Effective simultaneous deterrence requires the United States to reverse unfavorable trends in military power that currently erode long-standing U.S. warfighting advantages. This necessitates that American forces project power into far-flung regions—areas contested by China and Russia’s revisionist tendencies, military operations, and A2AD capabilities—to uphold extended deterrence commitments to U.S. allies and partners. Senior U.S. leaders have warned that without changes, deterrence failure remains a risk, and the U.S. ability to prevail in a conflict may be uncertain.6 Moreover, time may not be on Washington’s side. The rate of China’s military modernization has prompted some U.S. officials to warn that potential aggression may be imminent, requiring immediate changes to the U.S. military to strengthen deterrence.7 Russia is likely to focus on reconstituting and regenerating its military power in the coming years, providing a narrow window for the United States and its allies and partners to enhance deterrence in Europe.8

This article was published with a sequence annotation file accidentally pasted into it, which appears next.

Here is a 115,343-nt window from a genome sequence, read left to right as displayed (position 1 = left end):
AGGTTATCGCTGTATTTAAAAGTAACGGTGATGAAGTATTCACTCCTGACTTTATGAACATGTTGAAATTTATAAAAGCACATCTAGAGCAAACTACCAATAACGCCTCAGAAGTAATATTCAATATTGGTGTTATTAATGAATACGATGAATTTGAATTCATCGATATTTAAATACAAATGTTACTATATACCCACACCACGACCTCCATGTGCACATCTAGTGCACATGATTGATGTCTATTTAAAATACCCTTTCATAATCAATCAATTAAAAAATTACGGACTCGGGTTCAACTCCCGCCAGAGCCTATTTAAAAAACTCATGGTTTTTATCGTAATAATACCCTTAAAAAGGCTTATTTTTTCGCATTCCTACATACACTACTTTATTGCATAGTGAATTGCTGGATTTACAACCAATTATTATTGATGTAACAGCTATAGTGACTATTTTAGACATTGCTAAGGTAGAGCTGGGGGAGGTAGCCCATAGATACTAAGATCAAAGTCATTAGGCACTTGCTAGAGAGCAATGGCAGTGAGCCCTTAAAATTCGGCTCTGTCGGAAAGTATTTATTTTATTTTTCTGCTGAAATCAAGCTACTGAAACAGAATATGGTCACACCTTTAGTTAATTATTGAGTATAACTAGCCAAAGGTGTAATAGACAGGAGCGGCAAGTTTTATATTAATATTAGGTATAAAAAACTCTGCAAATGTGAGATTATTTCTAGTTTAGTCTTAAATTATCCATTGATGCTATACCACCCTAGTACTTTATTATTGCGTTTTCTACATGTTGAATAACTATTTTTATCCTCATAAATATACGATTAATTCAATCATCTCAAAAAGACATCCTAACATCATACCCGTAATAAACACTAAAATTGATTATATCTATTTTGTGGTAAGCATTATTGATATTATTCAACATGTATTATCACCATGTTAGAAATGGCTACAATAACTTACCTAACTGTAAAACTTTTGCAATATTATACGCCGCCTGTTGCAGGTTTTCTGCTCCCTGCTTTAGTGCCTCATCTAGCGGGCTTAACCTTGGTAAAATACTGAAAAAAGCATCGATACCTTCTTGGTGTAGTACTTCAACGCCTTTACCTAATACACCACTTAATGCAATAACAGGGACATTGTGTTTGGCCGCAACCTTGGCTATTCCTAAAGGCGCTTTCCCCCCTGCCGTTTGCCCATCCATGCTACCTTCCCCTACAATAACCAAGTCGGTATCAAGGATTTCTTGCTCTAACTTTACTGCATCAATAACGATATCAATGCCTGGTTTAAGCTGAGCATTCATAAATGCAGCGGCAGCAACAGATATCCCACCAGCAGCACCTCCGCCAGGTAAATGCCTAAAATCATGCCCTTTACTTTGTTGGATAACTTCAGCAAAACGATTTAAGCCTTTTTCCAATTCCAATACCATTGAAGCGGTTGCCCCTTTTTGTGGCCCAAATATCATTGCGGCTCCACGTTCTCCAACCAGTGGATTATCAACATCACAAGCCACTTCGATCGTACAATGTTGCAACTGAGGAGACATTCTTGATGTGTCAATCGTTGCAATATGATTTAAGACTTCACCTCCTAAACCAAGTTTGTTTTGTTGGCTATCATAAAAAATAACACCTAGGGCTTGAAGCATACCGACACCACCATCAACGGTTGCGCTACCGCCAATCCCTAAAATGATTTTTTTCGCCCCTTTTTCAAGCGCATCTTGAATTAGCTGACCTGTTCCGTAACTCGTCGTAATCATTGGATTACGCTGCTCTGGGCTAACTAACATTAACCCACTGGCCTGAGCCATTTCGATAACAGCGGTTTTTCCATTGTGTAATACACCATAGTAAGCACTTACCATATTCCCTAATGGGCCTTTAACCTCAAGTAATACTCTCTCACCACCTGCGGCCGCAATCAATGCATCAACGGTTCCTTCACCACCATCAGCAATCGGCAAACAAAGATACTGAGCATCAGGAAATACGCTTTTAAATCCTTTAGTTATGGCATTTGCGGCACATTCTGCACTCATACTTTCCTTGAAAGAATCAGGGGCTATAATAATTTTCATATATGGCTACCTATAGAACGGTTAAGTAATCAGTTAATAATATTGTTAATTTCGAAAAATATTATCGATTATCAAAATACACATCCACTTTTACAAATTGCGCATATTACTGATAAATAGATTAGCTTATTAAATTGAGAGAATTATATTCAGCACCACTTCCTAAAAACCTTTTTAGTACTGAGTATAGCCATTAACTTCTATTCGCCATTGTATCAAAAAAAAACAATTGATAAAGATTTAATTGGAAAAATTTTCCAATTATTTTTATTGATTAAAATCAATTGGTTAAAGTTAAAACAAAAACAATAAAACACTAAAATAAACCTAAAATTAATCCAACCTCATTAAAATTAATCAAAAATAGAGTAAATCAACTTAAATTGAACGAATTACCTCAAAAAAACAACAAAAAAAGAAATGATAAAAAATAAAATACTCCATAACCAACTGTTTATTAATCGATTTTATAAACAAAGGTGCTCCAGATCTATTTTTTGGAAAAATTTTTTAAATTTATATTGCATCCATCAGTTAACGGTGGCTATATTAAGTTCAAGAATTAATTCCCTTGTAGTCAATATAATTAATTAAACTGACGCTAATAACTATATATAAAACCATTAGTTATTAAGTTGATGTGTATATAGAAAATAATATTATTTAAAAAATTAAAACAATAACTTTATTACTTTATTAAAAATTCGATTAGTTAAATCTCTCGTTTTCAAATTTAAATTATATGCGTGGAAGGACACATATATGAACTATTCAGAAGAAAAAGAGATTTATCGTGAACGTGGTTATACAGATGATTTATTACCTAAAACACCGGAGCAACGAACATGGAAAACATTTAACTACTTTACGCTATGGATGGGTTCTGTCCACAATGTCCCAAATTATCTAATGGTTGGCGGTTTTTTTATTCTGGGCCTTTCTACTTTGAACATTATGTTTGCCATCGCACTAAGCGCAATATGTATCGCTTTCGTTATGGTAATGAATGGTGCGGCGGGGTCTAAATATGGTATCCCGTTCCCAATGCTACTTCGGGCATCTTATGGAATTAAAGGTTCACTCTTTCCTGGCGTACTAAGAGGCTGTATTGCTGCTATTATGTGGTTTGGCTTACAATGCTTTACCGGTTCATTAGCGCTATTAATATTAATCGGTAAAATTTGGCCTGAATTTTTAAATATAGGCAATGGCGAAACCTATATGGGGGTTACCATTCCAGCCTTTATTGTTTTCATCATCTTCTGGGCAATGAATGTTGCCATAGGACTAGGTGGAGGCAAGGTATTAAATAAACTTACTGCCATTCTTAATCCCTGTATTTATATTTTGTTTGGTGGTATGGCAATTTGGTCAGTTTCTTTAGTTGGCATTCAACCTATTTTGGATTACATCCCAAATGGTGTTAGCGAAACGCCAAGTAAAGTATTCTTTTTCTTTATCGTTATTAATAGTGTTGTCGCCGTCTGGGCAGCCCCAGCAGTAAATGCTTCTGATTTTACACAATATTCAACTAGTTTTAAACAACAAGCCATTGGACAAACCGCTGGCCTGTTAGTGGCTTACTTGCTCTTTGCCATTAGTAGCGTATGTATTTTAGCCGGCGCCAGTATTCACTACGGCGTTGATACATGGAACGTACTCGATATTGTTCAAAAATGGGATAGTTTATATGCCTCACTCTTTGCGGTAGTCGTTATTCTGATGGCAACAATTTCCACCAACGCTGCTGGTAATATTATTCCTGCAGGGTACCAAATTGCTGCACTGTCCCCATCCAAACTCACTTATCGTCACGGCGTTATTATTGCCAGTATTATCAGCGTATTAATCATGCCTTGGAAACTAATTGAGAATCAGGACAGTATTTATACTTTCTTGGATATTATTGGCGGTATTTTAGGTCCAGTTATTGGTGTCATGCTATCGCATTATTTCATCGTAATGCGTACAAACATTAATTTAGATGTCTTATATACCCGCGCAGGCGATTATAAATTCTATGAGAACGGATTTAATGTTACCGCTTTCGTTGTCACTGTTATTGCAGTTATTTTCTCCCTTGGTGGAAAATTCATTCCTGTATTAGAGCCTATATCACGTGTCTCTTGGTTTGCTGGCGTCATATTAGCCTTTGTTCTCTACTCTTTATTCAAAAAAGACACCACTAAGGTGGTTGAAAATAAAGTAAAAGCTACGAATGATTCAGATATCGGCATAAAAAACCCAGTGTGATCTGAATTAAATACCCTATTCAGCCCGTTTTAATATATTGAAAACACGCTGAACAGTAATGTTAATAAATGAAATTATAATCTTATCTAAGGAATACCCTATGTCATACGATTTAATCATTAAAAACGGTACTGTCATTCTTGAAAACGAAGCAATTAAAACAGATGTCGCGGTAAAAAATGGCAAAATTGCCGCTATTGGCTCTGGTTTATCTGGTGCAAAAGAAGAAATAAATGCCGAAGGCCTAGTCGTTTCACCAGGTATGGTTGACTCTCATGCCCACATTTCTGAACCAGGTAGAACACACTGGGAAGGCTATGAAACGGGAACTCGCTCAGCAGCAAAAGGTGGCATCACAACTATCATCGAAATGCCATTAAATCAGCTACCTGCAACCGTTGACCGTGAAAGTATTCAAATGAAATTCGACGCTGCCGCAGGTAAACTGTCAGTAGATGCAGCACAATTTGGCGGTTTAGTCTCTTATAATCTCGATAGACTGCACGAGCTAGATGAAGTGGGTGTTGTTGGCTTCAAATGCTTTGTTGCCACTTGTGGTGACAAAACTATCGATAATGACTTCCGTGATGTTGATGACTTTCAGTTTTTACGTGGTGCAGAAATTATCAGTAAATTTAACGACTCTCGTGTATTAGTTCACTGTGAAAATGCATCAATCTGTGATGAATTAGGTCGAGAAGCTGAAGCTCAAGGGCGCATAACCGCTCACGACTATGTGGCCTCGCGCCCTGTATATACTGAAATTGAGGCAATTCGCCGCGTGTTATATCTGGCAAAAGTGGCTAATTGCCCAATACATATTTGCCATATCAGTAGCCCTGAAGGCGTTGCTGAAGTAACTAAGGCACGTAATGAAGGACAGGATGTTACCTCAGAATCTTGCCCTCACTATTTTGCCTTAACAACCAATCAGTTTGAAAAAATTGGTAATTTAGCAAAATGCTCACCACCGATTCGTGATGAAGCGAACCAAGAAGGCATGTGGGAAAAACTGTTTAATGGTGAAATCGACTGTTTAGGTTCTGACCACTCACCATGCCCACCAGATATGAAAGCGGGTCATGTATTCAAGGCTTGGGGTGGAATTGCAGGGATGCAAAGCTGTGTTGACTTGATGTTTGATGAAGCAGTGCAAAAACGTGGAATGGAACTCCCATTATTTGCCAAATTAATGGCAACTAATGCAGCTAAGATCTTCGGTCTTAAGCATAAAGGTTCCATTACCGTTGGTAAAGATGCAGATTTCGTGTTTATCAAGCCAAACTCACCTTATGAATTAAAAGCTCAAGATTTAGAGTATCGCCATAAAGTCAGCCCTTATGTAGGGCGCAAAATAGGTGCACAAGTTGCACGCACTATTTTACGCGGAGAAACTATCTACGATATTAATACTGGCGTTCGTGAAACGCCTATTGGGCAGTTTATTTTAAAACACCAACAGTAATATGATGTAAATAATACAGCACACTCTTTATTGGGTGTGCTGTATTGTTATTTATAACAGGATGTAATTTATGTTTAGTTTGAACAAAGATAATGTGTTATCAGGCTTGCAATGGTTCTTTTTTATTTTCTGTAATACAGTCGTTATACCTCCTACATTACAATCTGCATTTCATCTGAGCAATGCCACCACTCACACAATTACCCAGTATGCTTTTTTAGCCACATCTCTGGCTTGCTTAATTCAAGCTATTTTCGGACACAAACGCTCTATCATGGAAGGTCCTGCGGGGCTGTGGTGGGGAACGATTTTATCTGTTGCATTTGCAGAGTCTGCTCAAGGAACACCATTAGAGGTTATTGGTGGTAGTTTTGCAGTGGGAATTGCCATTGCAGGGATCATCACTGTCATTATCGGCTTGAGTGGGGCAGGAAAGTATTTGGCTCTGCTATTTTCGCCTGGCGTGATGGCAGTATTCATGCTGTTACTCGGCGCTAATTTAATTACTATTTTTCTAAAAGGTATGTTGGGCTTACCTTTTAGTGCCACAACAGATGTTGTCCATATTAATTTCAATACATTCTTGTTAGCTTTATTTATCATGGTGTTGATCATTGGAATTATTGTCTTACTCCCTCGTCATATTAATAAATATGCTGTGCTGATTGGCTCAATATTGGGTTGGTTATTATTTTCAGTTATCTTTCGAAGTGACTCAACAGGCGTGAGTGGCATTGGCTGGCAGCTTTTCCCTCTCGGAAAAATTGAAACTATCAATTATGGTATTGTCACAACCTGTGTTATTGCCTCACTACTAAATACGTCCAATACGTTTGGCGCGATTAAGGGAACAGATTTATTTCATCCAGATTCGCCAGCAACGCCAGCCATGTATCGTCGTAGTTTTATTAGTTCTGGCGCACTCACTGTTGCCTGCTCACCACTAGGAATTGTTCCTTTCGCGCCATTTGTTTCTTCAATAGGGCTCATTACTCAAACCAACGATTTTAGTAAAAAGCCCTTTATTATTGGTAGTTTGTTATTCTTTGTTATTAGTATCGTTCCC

The Pentagon’s efforts to reorganize force structure and posture to better meet the complex challenge posed by Beijing and Moscow has thus far been too slow and too inefficient.9 Significant hurdles remain to produce a combat-credible military capable of deterring these countries from conventional attack and, should deterrence fail, defeating them in a conflict.10 While the requirements for the U.S. military have expanded given the risk of great-power aggression in two theaters, the force has gotten smaller and more expensive. The U.S. military seeks to hold current force size constant while it “divests to invest” by retiring legacy platforms to fund force modernization. Together, divestiture and shrinking force structure result in fewer available capabilities and forces as the DoD invests in the newer and better technology required to prevail in future conflict. At present, U.S. forces are insufficient to maintain a favorable balance of power in the Indo-Pacific and along NATO’s eastern flank in the near-term future. American forces lack the modernized capabilities, necessary posture, right levels of readiness, and familiarity with executing the types of warfighting missions needed to meet the impending challenges posed by China and Russia.11 Preparing to deter two capable adversaries in two distinct regions is likely to place additional burdens on a force that is already stressed, and to create further demands on already overstretched high-demand, low-density assets such as air defenses; intelligence, surveillance, and reconnaissance (ISR); and critical enablers such as aerial refueling. These burdens are compounded by America’s continued responsibilities around the globe, including in lower priority regions where the U.S. military has a legacy presence, such as the Middle East.12 The balance between meeting global demands and responding to persistent threats while continuing to strengthen deterrence in the Indo-Pacific and Europe is precarious.